Book Review: Song of Susannah, by Stephen King

Song of Susannah is my favorite of Stephen King’s Dark Tower books so far.

There are several reasons. For one thing, King picks up right where the last book, Wolves of the Calla, left off, with Roland’s companion Susannah partially possessed by Mia, a former demon determined to have her baby in Susannah’s body. And unlike some of the earlier subplots in the series, this one ties directly to the main story: Mia’s child will be no ordinary boy—he’s foretold to be Roland’s doom and the Breaker of the last Beams supporting the multiverse. Upping the urgency even more, one of those Beams fails early in Song of Susannah. In short, the stakes are high and the story gripping.

Until King enters the story. Literally—as a character.

This threw me at first. Earlier books in the series have referenced some of King’s other works, most notably The Stand and Salem’s Lot. And some of the characters were starting to realize that they might be characters, fictional constructs rather than actual people. But in Song of Susannah, King is one of those constructs.

It’s easy to see this as indulgent. Every character an author creates contains a bit of that author, but explicitly writing yourself into your self-proclaimed “Ur Story” like this is only a character sheet and a twenty-sided die away from roleplaying. And Song of Susannah isn’t a tongue-and-cheek piece of self-aware literature like Redshirts. The Dark Tower series takes itself pretty seriously (well, as seriously as a series with “lobstrosities” can). It’s an epic tale that didn’t start with any indication that it would feature such a device.

I also balked at how King’s inclusion of himself took me out of the story. The best books allow you to get lost in them; they’re not just words on a page—they’re experiences. But when the author appears on the page, you’re forced to acknowledge that you’re reading something he/she wrote, and it destroys the illusion.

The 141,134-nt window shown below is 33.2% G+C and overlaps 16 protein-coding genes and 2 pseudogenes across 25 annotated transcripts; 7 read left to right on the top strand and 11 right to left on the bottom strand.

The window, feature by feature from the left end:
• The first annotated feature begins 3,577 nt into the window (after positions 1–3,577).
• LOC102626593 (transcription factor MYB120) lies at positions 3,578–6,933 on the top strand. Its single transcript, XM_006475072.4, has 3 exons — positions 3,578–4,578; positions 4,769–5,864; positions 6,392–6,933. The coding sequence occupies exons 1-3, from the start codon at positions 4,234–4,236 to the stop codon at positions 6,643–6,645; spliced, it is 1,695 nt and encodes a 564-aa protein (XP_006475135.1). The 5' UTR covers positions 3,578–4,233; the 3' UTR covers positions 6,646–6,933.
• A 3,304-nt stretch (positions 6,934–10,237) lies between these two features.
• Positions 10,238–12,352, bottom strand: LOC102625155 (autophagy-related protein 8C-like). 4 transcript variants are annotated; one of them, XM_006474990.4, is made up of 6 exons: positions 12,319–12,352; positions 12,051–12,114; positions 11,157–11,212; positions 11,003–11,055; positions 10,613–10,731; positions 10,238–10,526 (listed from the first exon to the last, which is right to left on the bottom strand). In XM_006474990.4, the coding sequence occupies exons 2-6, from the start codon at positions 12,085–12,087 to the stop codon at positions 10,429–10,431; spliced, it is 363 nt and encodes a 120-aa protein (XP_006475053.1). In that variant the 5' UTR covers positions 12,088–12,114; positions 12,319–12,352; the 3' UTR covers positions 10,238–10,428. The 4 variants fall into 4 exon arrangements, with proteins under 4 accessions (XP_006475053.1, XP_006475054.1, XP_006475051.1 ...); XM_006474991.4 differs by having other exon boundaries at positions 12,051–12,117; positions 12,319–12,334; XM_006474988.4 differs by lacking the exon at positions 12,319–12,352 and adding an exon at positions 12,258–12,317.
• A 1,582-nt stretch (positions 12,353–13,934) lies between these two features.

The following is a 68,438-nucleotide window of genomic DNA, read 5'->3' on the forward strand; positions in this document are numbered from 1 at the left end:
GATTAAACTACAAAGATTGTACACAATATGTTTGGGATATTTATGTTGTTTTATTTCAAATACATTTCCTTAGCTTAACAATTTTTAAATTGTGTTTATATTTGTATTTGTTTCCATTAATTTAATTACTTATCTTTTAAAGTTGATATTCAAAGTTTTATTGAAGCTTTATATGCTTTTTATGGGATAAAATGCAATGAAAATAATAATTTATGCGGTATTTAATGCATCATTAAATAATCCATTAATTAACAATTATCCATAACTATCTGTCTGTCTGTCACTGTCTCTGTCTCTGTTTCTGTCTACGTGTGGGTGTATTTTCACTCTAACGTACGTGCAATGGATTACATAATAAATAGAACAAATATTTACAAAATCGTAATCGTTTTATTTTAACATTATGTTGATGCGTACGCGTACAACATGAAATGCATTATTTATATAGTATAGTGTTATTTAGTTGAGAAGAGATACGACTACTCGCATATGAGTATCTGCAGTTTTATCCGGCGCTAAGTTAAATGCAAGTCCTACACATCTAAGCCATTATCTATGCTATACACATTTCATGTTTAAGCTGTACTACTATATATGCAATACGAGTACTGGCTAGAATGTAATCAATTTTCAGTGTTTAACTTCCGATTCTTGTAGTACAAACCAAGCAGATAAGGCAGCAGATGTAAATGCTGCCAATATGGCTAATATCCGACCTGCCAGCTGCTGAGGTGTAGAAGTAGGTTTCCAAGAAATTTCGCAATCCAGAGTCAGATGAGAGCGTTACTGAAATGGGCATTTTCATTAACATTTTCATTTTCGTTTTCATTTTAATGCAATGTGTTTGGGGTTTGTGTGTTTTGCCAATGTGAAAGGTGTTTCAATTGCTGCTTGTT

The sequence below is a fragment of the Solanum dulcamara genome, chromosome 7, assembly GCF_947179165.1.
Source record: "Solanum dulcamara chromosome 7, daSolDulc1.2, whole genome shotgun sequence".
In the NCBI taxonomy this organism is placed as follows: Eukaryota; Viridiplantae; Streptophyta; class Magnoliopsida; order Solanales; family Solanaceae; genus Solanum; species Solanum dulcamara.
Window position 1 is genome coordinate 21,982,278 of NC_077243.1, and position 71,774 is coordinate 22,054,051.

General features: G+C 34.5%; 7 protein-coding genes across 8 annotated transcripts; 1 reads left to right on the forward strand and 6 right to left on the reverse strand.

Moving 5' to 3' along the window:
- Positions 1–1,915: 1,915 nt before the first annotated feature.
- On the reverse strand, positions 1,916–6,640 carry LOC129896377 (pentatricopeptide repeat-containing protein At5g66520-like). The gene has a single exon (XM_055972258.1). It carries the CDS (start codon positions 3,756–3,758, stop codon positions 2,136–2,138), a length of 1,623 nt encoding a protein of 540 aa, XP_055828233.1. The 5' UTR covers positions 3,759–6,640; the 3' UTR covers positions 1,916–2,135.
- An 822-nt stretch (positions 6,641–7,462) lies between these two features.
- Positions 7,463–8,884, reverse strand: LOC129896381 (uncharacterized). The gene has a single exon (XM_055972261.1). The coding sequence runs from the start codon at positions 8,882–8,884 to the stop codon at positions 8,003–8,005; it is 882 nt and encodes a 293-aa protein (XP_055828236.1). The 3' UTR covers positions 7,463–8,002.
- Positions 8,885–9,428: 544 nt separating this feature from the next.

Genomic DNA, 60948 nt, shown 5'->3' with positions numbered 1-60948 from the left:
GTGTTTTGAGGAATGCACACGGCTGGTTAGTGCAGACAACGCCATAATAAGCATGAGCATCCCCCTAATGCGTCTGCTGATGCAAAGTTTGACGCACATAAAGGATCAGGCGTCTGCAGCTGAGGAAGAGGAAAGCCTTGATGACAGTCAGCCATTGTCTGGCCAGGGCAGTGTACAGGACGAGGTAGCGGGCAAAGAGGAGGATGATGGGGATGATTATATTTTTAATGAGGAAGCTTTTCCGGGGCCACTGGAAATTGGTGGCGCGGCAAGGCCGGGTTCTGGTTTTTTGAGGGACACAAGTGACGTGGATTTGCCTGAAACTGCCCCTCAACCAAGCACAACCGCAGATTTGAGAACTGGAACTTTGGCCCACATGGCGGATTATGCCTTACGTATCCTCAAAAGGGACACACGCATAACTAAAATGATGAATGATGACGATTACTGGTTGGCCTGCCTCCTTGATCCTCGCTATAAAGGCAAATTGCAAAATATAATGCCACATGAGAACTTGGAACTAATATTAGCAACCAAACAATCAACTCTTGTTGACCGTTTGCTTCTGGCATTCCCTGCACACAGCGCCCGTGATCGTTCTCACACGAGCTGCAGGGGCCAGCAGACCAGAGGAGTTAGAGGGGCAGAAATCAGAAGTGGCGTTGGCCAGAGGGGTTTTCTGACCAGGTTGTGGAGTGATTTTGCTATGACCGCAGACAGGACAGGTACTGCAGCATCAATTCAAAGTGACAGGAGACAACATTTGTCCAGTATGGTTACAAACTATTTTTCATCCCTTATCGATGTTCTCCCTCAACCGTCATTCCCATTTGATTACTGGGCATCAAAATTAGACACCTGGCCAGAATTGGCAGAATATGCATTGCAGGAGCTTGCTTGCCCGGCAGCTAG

So given those reservations, why did I still like Song of Susannah? Because as I went further, King pulled me back in by making himself a believable character. He doesn’t shrink from his brushes with alcoholism and drug use. He’s not a hero: he’s a person, flawed but trying. And I’m okay with that.

I’m also excited to read the final book in the series. I wasn’t sure that would be the case when I set out on this journey with Roland and (later) his band of gunslingers, but if nothing else, Song of Susannah suggests the Dark Tower will finish strong.

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Buy Song of Susannah on: Amazon | Barnes & Noble

To try the reviewer's fiction, check out the story below:

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As magic awakens in Early America, Naysin, a child of the Lepane nation, manifests talents that defile his tribe’s harvest ceremony. His punishment is exile. In the years that follow, Naysin’s spirit fathers keep goading him into misusing his abilities. But when he encounters a group of fellow magic-users, Naysin realizes how he can set everything right. Get The Red Wraith here.

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Hundreds of exhibits. Millions of visitors. One supernatural killer.

 

Neva’s goals at the 1893 World’s Columbian Exposition in Chicago are simple. Enjoy the spectacle—perhaps the greatest the United States has ever put on (the world’s fair to end all world’s fairs!). Perform in the exposition’s Algerian Theatre to the best of her abilities. And don’t be found out as a witch.

Easy enough … until the morning she looks up in the Theatre and sees strangely marked insects swarming a severed hand in the rafters.

"... a wild ride sure to please lovers of supernatural historical mysteries."  – Publishers Weekly

Available on Amazon and Kindle Unlimited.

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